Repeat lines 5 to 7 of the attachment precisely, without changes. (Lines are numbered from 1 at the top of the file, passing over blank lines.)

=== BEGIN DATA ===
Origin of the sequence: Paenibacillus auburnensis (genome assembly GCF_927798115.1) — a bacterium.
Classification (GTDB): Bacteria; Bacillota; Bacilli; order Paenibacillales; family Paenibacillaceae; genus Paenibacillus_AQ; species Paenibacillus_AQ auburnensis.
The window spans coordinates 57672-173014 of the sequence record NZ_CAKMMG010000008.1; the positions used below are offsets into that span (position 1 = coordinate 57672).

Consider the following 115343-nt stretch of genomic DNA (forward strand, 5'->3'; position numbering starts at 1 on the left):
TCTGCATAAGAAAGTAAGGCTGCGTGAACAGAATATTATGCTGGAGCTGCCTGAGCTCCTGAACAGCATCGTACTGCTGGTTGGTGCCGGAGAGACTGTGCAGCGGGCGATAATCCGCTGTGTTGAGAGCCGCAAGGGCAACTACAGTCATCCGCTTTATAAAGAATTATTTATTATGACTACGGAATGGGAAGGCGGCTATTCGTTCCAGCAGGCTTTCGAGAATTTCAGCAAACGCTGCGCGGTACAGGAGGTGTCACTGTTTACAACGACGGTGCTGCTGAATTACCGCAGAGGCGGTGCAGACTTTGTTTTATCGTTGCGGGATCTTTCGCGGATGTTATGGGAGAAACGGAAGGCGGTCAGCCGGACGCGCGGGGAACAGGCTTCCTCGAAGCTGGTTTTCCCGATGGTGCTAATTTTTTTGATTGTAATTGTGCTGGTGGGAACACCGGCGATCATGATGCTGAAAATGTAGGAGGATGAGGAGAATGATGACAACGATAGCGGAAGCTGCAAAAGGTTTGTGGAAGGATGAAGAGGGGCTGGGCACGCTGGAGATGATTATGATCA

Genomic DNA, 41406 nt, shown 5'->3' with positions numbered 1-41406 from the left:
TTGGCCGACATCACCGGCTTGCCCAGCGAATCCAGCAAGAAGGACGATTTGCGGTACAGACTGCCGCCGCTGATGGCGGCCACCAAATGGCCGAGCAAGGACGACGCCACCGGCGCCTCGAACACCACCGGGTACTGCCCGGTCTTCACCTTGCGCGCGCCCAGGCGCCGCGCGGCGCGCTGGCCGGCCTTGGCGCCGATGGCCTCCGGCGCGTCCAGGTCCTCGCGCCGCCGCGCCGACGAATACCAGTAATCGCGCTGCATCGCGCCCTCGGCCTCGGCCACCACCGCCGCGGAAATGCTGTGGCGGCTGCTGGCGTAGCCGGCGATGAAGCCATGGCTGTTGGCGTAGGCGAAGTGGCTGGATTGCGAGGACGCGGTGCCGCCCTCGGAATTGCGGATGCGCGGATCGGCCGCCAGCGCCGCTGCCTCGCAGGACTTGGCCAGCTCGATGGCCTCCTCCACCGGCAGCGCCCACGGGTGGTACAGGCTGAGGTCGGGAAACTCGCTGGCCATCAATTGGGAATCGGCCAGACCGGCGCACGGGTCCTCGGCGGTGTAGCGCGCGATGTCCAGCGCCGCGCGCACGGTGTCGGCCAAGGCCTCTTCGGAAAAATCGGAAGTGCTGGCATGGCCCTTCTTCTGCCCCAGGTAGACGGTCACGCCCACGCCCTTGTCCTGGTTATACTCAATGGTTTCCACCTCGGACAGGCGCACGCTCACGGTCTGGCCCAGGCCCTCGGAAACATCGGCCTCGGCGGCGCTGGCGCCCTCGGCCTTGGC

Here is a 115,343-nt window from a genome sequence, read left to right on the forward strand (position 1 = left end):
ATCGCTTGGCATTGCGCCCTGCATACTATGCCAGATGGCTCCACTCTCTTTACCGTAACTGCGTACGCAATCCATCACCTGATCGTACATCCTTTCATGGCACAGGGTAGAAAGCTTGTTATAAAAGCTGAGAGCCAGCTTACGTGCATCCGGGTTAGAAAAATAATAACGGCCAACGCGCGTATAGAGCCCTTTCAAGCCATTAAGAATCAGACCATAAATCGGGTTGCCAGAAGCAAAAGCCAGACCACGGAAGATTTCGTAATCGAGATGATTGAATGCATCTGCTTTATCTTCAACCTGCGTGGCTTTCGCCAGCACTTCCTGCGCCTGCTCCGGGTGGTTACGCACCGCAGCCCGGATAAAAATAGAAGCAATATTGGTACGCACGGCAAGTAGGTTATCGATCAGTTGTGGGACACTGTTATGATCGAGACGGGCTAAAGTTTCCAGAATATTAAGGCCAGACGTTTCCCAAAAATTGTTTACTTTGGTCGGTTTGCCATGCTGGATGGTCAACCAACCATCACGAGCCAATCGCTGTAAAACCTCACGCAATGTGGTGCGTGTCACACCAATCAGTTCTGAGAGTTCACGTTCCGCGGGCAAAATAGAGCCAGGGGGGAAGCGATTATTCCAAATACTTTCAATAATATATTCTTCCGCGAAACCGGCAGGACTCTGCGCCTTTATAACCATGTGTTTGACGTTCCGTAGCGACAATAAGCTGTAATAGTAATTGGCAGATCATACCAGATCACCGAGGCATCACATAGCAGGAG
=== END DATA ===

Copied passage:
TCTGCATAAGAAAGTAAGGCTGCGTGAACAGAATATTATGCTGGAGCTGCCTGAGCTCCTGAACAGCATCGTACTGCTGGTTGGTGCCGGAGAGACTGTGCAGCGGGCGATAATCCGCTGTGTTGAGAGCCGCAAGGGCAACTACAGTCATCCGCTTTATAAAGAATTATTTATTATGACTACGGAATGGGAAGGCGGCTATTCGTTCCAGCAGGCTTTCGAGAATTTCAGCAAACGCTGCGCGGTACAGGAGGTGTCACTGTTTACAACGACGGTGCTGCTGAATTACCGCAGAGGCGGTGCAGACTTTGTTTTATCGTTGCGGGATCTTTCGCGGATGTTATGGGAGAAACGGAAGGCGGTCAGCCGGACGCGCGGGGAACAGGCTTCCTCGAAGCTGGTTTTCCCGATGGTGCTAATTTTTTTGATTGTAATTGTGCTGGTGGGAACACCGGCGATCATGATGCTGAAAATGTAGGAGGATGAGGAGAATGATGACAACGATAGCGGAAGCTGCAAAAGGTTTGTGGAAGGATGAAGAGGGGCTGGGCACGCTGGAGATGATTATGATCA

Genomic DNA, 41406 nt, shown 5'->3' with positions numbered 1-41406 from the left:
TTGGCCGACATCACCGGCTTGCCCAGCGAATCCAGCAAGAAGGACGATTTGCGGTACAGACTGCCGCCGCTGATGGCGGCCACCAAATGGCCGAGCAAGGACGACGCCACCGGCGCCTCGAACACCACCGGGTACTGCCCGGTCTTCACCTTGCGCGCGCCCAGGCGCCGCGCGGCGCGCTGGCCGGCCTTGGCGCCGATGGCCTCCGGCGCGTCCAGGTCCTCGCGCCGCCGCGCCGACGAATACCAGTAATCGCGCTGCATCGCGCCCTCGGCCTCGGCCACCACCGCCGCGGAAATGCTGTGGCGGCTGCTGGCGTAGCCGGCGATGAAGCCATGGCTGTTGGCGTAGGCGAAGTGGCTGGATTGCGAGGACGCGGTGCCGCCCTCGGAATTGCGGATGCGCGGATCGGCCGCCAGCGCCGCTGCCTCGCAGGACTTGGCCAGCTCGATGGCCTCCTCCACCGGCAGCGCCCACGGGTGGTACAGGCTGAGGTCGGGAAACTCGCTGGCCATCAATTGGGAATCGGCCAGACCGGCGCACGGGTCCTCGGCGGTGTAGCGCGCGATGTCCAGCGCCGCGCGCACGGTGTCGGCCAAGGCCTCTTCGGAAAAATCGGAAGTGCTGGCATGGCCCTTCTTCTGCCCCAGGTAGACGGTCACGCCCACGCCCTTGTCCTGGTTATACTCAATGGTTTCCACCTCGGACAGGCGCACGCTCACGGTCTGGCCCAGGCCCTCGGAAACATCGGCCTCGGCGGCGCTGGCGCCCTCGGCCTTGGC